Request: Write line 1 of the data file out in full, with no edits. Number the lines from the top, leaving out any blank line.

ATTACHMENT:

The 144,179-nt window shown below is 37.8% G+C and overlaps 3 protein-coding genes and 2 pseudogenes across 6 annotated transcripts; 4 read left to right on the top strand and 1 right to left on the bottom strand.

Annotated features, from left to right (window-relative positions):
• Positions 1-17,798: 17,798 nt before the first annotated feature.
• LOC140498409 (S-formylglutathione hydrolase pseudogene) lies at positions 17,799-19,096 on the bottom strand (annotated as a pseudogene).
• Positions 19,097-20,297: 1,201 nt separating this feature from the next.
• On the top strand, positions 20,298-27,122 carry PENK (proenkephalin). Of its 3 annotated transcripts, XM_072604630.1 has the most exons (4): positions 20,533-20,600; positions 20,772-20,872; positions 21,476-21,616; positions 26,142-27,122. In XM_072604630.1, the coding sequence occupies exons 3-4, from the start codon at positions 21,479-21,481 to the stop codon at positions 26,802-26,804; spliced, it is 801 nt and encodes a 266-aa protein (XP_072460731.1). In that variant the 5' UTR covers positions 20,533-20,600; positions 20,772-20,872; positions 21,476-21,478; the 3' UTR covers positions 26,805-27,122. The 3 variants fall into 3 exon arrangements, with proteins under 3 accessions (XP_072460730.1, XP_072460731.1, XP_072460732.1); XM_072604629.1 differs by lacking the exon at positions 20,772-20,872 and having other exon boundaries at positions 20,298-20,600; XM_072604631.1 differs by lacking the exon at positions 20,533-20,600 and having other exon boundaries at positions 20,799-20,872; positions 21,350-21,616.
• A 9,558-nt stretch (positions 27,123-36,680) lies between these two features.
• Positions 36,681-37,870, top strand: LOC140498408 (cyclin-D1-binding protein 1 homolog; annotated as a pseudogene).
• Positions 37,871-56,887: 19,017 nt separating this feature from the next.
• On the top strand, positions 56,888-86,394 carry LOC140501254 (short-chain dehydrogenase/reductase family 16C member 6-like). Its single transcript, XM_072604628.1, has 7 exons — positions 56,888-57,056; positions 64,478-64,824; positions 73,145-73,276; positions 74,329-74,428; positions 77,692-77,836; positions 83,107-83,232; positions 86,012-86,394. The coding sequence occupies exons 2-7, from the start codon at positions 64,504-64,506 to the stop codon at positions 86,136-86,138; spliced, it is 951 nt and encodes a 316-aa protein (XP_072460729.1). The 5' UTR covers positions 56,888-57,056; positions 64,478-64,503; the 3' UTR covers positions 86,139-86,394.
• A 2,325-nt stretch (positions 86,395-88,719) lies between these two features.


The 144,179-nt window shown below is 37.8% G+C and overlaps 3 protein-coding genes and 2 pseudogenes across 6 annotated transcripts; 4 read left to right on the top strand and 1 right to left on the bottom strand.